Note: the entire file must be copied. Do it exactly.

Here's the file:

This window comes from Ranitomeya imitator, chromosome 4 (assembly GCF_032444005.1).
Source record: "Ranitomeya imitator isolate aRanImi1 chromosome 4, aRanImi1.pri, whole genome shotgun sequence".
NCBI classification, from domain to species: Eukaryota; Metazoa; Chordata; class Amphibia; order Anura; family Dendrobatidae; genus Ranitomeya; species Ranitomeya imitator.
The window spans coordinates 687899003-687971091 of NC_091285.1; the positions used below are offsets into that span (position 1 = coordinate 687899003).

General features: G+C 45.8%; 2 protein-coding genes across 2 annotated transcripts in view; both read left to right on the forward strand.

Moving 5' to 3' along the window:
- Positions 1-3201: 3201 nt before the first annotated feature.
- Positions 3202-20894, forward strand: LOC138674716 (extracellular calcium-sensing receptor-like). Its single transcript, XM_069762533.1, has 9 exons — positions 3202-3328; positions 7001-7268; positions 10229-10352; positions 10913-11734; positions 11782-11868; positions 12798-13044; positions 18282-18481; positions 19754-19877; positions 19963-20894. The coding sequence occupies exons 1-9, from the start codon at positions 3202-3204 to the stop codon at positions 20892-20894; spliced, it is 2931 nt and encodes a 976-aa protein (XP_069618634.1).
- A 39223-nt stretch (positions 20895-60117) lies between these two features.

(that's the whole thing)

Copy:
This window comes from Ranitomeya imitator, chromosome 4 (assembly GCF_032444005.1).
Source record: "Ranitomeya imitator isolate aRanImi1 chromosome 4, aRanImi1.pri, whole genome shotgun sequence".
NCBI classification, from domain to species: Eukaryota; Metazoa; Chordata; class Amphibia; order Anura; family Dendrobatidae; genus Ranitomeya; species Ranitomeya imitator.
The window spans coordinates 687899003-687971091 of NC_091285.1; the positions used below are offsets into that span (position 1 = coordinate 687899003).

General features: G+C 45.8%; 2 protein-coding genes across 2 annotated transcripts in view; both read left to right on the forward strand.

Moving 5' to 3' along the window:
- Positions 1-3201: 3201 nt before the first annotated feature.
- Positions 3202-20894, forward strand: LOC138674716 (extracellular calcium-sensing receptor-like). Its single transcript, XM_069762533.1, has 9 exons — positions 3202-3328; positions 7001-7268; positions 10229-10352; positions 10913-11734; positions 11782-11868; positions 12798-13044; positions 18282-18481; positions 19754-19877; positions 19963-20894. The coding sequence occupies exons 1-9, from the start codon at positions 3202-3204 to the stop codon at positions 20892-20894; spliced, it is 2931 nt and encodes a 976-aa protein (XP_069618634.1).
- A 39223-nt stretch (positions 20895-60117) lies between these two features.